Two months after it was due, President Obama finally sent his Fiscal Year 2014 budget to Congress this week, and it is disappointing. It fails to address many of the cost-drivers increasing our debt and it never balances. The President's budget not only falls short of seriously addressing deficits, it adds $8.2 trillion to the debt. This keeps our country on a path of never-ending deficits and will continue to grow our massive $16.7 trillion debt. Furthermore, it cuts spending for our military and could very well restrict our Constitutional obligation to provide for the common defense.
To make matters worse, the White House budget calls for higher taxes - $1.1 trillion in new taxes on top of the $1 trillion in taxes from ObamaCare and more than $600 billion from the President's recent tax hike. It contains increased spending - $964 billion above projected growth. Simply put, his budget would take more hard-earned dollars from Fourth District families to spend more in Washington. It's taking our country in the wrong direction.
The budget passed by House Republicans will help create jobs while preserving programs like Social Security and Medicare for current and future generations. And, it achieves balance in ten years, prioritizes our national defense, grows our economy and leaves more money in the pockets of hardworking Americans. Fourth District Missourians with their common sense know that it is illogical to assume higher taxes and out-of-control spending will solve our nation's debt crisis. It's time to get our country back on the right path.
On another issue, I want to share some information with you on the decision to close the airport control tower at Columbia Regional Airport and more than 140 other airports across the country in June. I am co-sponsoring bipartisan legislation to restore funding for the tower in Columbia and other contractor-operated air traffic control towers that were targeted for closure as a result of sequestration cuts.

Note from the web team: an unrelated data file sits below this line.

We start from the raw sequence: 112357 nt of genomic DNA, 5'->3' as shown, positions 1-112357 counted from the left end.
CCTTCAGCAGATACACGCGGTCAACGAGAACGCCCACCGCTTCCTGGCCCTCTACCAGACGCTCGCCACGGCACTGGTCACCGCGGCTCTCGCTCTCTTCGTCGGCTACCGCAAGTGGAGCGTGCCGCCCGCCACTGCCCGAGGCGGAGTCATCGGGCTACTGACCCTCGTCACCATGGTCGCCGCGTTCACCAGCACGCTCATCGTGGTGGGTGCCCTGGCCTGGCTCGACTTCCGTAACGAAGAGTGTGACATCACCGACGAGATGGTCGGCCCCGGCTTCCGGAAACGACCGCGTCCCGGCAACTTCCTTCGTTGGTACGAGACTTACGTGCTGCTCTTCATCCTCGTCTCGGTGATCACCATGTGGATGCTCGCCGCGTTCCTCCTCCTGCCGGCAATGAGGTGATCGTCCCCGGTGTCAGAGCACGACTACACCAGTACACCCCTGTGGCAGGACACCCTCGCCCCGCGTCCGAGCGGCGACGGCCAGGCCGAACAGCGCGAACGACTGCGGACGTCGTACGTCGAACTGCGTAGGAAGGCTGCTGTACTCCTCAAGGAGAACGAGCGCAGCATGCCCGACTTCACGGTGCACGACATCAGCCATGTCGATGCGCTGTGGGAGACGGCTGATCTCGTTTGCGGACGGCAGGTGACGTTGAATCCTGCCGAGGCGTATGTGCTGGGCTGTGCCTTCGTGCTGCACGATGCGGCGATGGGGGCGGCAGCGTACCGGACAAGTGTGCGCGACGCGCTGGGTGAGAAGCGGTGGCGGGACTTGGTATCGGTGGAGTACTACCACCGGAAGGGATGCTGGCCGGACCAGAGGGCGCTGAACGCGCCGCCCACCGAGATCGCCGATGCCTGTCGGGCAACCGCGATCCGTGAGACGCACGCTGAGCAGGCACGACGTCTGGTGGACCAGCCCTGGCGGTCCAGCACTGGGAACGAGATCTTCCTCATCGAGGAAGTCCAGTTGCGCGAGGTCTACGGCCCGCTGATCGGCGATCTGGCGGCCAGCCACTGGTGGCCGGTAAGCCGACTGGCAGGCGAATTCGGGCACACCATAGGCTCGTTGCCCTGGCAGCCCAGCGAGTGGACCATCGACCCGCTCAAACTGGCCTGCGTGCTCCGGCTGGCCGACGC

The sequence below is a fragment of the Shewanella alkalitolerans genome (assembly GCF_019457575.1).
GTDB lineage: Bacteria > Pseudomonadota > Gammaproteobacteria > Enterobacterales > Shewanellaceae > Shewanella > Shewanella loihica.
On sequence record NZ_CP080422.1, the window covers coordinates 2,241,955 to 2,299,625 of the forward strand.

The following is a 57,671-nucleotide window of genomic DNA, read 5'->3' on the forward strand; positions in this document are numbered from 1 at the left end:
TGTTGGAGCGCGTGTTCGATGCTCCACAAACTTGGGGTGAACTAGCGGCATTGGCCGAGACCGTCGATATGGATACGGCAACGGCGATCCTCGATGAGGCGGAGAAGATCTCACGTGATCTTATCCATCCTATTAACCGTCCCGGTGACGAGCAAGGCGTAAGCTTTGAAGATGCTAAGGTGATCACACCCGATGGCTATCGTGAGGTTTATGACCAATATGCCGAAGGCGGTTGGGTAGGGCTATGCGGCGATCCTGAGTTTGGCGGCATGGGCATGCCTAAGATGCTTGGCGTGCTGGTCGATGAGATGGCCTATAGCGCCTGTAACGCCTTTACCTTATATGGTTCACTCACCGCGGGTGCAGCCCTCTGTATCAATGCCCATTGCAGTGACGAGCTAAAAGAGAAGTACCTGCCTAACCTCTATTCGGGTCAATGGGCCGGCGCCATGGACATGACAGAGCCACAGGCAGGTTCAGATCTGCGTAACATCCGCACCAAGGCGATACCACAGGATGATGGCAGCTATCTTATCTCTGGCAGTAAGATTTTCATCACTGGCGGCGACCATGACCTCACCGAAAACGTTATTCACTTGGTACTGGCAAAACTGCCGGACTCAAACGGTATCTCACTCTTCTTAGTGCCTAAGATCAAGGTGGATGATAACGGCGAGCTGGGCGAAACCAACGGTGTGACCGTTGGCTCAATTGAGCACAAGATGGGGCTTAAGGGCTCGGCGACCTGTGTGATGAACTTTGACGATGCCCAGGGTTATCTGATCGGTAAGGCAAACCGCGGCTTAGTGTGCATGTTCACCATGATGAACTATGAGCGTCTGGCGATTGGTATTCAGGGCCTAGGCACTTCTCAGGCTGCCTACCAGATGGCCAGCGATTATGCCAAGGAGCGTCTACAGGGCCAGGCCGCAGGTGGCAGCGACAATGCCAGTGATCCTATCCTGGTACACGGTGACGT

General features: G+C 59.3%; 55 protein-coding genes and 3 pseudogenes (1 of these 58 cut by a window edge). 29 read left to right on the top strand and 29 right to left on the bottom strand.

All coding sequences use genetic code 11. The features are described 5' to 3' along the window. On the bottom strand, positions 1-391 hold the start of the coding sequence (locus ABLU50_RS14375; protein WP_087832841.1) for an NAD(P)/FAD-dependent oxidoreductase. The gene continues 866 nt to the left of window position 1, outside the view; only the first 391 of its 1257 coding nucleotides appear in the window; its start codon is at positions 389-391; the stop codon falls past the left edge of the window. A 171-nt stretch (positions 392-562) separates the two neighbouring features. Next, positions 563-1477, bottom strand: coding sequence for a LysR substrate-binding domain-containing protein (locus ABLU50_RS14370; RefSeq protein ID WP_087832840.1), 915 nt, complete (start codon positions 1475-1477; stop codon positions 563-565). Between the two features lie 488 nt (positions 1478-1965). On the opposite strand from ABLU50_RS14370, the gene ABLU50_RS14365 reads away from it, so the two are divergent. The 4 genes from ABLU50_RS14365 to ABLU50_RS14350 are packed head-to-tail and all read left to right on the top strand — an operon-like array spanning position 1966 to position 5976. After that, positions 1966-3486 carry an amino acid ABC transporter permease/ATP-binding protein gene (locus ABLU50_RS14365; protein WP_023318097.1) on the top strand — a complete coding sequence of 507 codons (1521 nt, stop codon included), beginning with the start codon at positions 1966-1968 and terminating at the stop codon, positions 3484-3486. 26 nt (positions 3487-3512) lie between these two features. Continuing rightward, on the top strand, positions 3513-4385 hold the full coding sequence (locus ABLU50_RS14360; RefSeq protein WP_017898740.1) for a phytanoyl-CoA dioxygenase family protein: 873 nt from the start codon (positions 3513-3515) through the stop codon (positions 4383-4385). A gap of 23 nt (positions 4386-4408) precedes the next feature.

The decision to close the contractor-operated control towers in Columbia and elsewhere presents safety concerns and makes no sense from a cost perspective. In fact, a 2011 report by the Department of Transportation's Office of Inspector General shows contract towers cost on average $537,000 a year to operate, compared with $2 million for comparably busy FAA-staffed towers. These towers are cost-effective, yet, they are being forced to bear a disproportionate share of the sequestration cuts. The Federal Aviation Administration (FAA) is cutting 75 percent from the Contract Tower fund when sequestration only requires a 5 percent reduction. The FAA got this wrong.
Our bill reprioritizes funding within the current FAA budget to restore funding to the contract tower program for the duration of FY 2013. I am glad to be a part of this fight, because preserving jobs while protecting the safety of America's flying public is the right thing to do.
Finally, I recently had the honor of congratulating three of the six Fourth District students who have been extended offers of appointment to the U.S. Service Academies. Sam Schmidt of Concordia and Nolan Peters of Waverly have received offers from the U.S. Air Force Academy in Colorado. Jeff Replogle of Phillipsburg has been offered an appointment to the U.S. Military Academy at West Point, New York. These fine young men serve as an inspiration to all of us and reinvigorate hope for our country with outstanding young men like this leading the way.
I also congratulate three young men who were unable to attend this reception I hosted for the Fourth District's Service Academy nominees. Ted Gallagher of Kansas City and Devonte Baity of Waynesville have been offered appointments to the U.S. Military Academy at West Point while Joseph Hunter of Harrisonville has been extended an offer to attend the U.S. Naval Academy at Annapolis, Maryland.
My prayers and best hopes go with them as they embark on a path that will offer them the finest educational experiences anywhere and see them defending our country as the military leaders of tomorrow.
Have a good week.